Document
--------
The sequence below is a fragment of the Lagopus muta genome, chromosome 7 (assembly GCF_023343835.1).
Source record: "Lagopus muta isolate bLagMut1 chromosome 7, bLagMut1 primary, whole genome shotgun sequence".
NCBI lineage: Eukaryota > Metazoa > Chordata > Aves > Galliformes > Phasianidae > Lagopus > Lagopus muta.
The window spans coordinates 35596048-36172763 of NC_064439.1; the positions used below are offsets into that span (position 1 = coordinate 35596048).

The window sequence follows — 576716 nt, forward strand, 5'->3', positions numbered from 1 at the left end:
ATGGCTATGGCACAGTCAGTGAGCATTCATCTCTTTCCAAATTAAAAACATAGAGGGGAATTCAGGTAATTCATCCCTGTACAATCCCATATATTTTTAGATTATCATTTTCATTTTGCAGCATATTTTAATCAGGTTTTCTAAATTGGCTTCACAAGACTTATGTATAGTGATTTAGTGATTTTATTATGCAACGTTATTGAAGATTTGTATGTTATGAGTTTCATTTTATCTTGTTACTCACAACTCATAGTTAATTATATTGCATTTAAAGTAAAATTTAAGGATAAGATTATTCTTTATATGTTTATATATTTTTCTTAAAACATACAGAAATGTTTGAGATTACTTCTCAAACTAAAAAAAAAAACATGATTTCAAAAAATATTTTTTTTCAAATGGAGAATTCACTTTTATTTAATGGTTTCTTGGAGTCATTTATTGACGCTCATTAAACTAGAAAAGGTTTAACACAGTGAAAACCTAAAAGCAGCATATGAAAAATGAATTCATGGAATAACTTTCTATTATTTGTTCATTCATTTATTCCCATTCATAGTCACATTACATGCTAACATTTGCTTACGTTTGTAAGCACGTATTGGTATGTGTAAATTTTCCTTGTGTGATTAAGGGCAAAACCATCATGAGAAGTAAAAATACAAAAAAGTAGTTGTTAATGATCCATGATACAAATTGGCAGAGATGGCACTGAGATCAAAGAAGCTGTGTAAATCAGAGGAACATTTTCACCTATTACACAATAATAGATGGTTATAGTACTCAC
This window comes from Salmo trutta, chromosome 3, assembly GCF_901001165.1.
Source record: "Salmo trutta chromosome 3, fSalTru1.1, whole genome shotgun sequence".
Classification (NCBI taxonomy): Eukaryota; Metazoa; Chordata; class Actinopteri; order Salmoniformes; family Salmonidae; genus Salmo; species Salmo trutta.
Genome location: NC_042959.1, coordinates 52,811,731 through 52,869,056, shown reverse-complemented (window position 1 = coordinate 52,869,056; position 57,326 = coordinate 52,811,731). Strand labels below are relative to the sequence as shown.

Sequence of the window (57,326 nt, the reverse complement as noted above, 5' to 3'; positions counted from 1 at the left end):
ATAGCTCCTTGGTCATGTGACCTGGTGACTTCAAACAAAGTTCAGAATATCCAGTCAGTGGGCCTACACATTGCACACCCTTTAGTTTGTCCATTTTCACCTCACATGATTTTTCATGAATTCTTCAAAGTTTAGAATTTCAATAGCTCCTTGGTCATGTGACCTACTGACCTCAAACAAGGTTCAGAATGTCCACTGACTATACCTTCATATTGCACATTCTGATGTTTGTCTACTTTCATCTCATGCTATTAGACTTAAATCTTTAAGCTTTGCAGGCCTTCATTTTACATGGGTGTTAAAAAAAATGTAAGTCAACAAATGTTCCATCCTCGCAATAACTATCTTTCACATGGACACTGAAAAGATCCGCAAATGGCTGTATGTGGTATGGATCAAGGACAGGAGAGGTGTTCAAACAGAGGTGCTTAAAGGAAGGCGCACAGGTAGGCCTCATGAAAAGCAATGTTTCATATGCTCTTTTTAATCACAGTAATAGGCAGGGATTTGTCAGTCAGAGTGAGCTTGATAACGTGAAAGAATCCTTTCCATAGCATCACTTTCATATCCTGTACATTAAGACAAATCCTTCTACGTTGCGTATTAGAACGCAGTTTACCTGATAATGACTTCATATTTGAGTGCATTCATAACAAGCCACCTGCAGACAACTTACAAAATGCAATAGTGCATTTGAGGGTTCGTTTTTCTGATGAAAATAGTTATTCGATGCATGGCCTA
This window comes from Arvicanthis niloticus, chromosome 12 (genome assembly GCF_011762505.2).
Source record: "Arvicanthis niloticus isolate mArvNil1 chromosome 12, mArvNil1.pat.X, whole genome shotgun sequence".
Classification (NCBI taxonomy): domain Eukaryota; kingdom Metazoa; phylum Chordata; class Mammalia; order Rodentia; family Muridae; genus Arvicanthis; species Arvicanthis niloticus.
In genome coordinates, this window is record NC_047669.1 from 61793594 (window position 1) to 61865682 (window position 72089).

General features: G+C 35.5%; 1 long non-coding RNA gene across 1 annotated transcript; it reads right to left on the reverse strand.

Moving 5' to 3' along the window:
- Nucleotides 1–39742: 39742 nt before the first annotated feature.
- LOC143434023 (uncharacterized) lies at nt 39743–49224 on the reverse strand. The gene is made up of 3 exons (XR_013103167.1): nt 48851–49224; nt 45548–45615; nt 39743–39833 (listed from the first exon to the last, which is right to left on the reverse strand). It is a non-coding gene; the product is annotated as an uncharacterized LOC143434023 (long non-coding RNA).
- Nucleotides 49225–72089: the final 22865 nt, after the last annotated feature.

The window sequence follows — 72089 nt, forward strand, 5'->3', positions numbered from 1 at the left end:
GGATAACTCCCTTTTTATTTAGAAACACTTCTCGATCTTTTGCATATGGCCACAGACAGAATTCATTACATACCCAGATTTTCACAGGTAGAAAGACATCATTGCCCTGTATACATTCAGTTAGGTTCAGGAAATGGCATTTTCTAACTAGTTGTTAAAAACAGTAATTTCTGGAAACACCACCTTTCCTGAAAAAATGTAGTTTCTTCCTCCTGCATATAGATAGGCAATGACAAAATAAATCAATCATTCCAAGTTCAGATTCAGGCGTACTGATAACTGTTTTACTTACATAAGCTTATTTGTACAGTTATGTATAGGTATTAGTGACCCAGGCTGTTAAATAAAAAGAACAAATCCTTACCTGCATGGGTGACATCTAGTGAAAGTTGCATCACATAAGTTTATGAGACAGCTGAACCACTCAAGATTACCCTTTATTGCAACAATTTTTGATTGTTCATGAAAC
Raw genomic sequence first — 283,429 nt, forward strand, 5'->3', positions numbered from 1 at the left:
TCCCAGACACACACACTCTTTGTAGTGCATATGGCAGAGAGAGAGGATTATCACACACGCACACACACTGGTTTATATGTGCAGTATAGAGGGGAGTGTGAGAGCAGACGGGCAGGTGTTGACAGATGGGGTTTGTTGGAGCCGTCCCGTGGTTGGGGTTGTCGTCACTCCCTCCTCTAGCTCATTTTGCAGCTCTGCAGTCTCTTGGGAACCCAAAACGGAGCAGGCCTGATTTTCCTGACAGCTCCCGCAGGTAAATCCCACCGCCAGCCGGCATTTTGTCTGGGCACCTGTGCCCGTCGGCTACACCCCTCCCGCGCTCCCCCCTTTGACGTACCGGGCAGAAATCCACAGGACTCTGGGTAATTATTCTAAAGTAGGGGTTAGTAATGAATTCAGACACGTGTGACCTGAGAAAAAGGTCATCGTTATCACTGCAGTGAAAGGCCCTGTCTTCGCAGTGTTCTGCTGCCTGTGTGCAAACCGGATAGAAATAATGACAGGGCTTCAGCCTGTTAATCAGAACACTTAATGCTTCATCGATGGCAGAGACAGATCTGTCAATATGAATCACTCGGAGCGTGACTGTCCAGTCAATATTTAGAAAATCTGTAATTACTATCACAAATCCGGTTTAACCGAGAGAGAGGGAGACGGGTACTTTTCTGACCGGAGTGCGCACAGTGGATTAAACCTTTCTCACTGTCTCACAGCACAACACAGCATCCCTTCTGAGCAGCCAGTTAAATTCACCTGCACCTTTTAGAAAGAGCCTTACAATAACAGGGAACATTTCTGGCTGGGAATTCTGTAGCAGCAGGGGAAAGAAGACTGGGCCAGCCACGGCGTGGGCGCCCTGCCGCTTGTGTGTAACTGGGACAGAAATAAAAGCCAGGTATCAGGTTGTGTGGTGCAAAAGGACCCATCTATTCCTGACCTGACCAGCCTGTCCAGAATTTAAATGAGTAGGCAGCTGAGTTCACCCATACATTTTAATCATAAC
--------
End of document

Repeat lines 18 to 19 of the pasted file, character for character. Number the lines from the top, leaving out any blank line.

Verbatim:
Moving 5' to 3' along the window:
- Nucleotides 1–39742: 39742 nt before the first annotated feature.